Thursday, April 18, 2013

Getting to the 3 Minute Park

The PlaNYC 2030   goal to ensure than all New Yorkers live within a 10-minute walk to a park by 2030. But is this sufficient?. Well here's a thought...
Many years ago in the book A Pattern language by Christopher Alexander the idea was presented that for people to use a park on a daily basis it had to be within a 3 minute walk.

A pattern language

He goes on to say that these parks should be 60,000 SF at 1500 foot intervals. Now there is no way  that this can be done in today's Manhattan. Curious thing is that this was what we had in the Manhattan of yesterday( and will again occur in the Manhattan once again sometime after between 2018 and  2035.)

Alexander's findings have been corroborated by William H Whyte
LocationHow far will people walk to urban parks? The effective market radius is about three blockslink

 Distance to parks has also been been cooberated with active recreation useage
A recent multiple-site study of public park and objectively-measured physical activity for adolescent girls in the US shows that park access (the presence and density of parks in local neighborhoods and proximity to neighborhood parks) was associated with higher levels of nonschool moderate-to-vigorous physical activity  link


- .  In the days before our streets were usurped by automobiles, they were our parks

Chasing  pigs on 23rd St and 6th ave Circa 1886 from Letters to Phil

In this photograph from 1941 we see children gathering in a parking spot, a pushcart in the parking spot to their immediate right and on the sidewalk chairs where  adults would gather to chat.

"The New York street has been a play space to children from early times to the present."
From New York, New York by Lawrence Halprin (1968)

  "For Most of History, city streets were for everyone. the road was a market,
 a playground, a park, and yes a throughfare,"   The Happy City (p69-70)

Dual use of city  streets as play spaces and for transportation continued until sometime in the 20th century, when the automobile industry finally won its decades long battle to to claim our streets for the exclusive use of automobiles, with humans usage of streets being relegated to use of crosswalk only . Our high speed automobile dominated streets have resulted in "over 15,000 pedestrians and cyclists were injured in New York City traffic in 2012, and 155 were killed", Link  It is with good reason that we "Zebras" have ceded our streets to the "Lions" and "Hyenas" 

Over the past few years new concepts in public space have  started  to appear... 

  The NYC Citybench program intends to install 1500 benches throughout the city.
 In Hell's Kitchen (above) and Chelsea (below) adding a bench at curbside, transforms a sidewalk normally used for circulation, into a "sidewalk park". These benches cost $2,000 each.  Building new centralized parks is expensive. A  New York Post article showed the cost of building some parks, the lowest cost was $3.8 million. . Just the  renovation of Matthews Palmer playground in Hell's Kitchen will cost $1.8 million dollars.   For $200,000, a neighborhood can have 100 decentralized sidewalk parks , scattered throughout the community meeting a good part of the goal of a "park" within 3 minutes walking distance.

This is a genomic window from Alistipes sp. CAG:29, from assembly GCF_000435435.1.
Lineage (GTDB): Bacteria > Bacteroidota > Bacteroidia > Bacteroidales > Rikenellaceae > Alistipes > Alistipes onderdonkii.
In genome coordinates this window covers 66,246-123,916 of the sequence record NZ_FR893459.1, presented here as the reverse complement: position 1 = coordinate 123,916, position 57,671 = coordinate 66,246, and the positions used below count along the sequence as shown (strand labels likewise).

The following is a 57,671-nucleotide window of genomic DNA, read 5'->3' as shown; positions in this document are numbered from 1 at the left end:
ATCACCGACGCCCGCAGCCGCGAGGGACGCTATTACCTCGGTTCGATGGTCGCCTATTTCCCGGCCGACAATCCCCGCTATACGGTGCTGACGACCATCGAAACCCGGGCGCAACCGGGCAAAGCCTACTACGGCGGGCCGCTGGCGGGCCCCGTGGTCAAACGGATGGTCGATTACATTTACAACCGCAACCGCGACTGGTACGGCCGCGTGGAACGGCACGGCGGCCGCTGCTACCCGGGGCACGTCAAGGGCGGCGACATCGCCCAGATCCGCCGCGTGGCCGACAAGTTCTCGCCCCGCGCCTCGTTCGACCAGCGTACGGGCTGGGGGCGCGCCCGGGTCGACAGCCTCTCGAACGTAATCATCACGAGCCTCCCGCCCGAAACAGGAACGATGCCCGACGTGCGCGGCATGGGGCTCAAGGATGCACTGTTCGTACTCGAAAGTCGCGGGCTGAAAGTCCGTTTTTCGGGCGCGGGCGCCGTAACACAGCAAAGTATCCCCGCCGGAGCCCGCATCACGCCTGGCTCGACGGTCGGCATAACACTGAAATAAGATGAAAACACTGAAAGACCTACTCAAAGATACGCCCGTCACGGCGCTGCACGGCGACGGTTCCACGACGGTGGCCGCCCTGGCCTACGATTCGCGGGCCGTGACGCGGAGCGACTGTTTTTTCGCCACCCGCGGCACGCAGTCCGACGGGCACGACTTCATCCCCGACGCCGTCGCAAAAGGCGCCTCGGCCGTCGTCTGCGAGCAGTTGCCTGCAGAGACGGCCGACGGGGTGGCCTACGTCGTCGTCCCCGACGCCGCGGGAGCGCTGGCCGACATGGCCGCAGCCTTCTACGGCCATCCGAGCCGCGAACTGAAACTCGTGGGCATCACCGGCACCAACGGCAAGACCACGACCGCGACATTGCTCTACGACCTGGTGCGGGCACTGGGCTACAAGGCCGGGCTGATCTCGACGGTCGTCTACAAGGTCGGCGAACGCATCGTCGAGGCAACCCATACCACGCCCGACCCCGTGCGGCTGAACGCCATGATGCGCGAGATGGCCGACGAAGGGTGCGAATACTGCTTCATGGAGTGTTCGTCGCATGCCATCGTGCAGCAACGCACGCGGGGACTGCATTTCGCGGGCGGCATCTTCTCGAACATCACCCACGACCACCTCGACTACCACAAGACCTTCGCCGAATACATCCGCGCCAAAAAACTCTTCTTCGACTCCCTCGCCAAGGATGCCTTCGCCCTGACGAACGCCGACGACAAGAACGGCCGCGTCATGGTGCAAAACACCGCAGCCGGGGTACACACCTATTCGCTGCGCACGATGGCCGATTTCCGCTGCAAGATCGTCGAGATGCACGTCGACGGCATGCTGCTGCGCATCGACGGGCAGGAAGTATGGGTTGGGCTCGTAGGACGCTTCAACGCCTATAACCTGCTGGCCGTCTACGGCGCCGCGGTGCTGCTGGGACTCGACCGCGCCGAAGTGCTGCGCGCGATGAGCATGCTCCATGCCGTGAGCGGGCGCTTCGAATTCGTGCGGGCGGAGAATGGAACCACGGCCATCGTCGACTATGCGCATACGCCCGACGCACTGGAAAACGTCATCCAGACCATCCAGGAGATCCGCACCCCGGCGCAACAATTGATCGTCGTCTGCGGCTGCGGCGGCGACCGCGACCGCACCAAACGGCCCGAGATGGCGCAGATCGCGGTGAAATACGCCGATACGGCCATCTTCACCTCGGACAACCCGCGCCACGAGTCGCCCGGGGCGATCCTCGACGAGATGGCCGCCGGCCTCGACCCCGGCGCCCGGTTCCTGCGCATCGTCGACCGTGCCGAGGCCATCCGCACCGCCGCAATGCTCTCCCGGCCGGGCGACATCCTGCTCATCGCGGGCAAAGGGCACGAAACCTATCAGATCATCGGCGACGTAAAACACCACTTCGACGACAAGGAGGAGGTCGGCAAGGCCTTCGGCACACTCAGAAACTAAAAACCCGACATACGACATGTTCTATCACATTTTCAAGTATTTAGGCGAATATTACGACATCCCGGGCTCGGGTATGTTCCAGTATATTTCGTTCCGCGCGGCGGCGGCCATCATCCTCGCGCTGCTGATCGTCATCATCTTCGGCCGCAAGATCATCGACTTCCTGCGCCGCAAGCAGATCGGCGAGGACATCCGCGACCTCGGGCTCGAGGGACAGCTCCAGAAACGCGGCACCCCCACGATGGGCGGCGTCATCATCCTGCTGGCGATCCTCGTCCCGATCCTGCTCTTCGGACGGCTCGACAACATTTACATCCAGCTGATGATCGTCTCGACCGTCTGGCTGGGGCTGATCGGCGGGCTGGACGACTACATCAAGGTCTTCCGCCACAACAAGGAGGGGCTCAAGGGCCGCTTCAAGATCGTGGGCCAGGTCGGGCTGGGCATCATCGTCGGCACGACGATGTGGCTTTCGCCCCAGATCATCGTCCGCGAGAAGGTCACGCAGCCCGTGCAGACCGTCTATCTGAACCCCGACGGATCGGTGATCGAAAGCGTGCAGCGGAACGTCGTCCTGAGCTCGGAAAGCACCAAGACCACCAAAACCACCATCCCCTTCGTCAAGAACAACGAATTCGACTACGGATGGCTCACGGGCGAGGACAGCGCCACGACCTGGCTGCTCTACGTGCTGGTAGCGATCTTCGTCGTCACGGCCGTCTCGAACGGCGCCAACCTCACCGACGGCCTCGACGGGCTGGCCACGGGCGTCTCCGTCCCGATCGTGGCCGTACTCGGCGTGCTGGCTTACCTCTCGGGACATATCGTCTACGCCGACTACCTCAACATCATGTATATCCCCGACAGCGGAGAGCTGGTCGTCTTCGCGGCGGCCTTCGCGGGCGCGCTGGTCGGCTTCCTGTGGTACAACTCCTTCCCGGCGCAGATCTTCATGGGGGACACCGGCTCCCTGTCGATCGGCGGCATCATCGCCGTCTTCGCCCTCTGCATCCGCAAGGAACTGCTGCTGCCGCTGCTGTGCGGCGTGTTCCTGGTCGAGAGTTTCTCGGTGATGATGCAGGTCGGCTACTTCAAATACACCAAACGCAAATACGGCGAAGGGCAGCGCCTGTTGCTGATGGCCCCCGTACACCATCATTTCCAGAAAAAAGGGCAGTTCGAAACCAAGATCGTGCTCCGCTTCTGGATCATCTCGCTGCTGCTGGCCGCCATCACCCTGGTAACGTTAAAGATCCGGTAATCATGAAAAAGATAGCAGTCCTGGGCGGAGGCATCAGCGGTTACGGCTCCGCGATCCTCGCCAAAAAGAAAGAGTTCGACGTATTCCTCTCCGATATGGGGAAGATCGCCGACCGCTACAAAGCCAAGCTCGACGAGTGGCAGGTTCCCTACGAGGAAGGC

The Hanptons Inn Sidewalk park on West 24th St off 6th ave, offers a quiet spot with a garden view

Add a bookcase  to a sidewalk park and you have an outdoor reading room
Revolution Books Sidewalk Park/Outdoor Reading Room, West 26th St off 7th Ave

Sidewalk park benches are great but they do have limitations. There is no table or moveable seating in a sidewalk bench. The concept of the Parklet, a  small park placed in the roadbed and replacing several car parking spots helps get around this limitation while creating the 3 Minute Park,


 This Pop Up cafe on Sullivan St   has no purchase necessary.


 Boulevard 41 between 5th and 6th avenues. Over 30 parklets will be placed on this block

Replacing 3 parking spots this Los Angeles parklet combines active and social recreation  . Los Angeles intends to install hundreds of parklets.  This parklet is reminiscent of the above 1941 Broome Street photo. A parklet generally  cost $10,000-20,000.

Through a combination of existing centralized parks, plazas, and privately owned public spaces  along with newfangled  sidewalk park benches and  parklets the goal of a 3 minute park can be achieved not by 2030, but in the near future. 

This map shows all the Public outdoor Passive recreation seating locations in Chelsea. It shows that Chelsea now (or will soon)  offer a place to sit outdoors within  a 3 minute walk of all Chelsea residents with the exception of the small shaded area in south east Chelsea. link

 Driverless Car Video

About 20 years from now driverless cars are coming that will hopefully
reduce accident rates by 90%

 get up to 90% of current vehicles off our streets

If these new cars meet their promise, then the future of our parks will be like our  past where our streets will once again be safe they to play in again freeing them  to one again be our parks just like the old days.

Photo Credit:

 Kids pushing an inflatable wheel with another kid inside

 NYC's Play streets program is a harbinger of a future where  most NYC side streets will once again be safe enough for our streets to once again become our parks and playgrounds.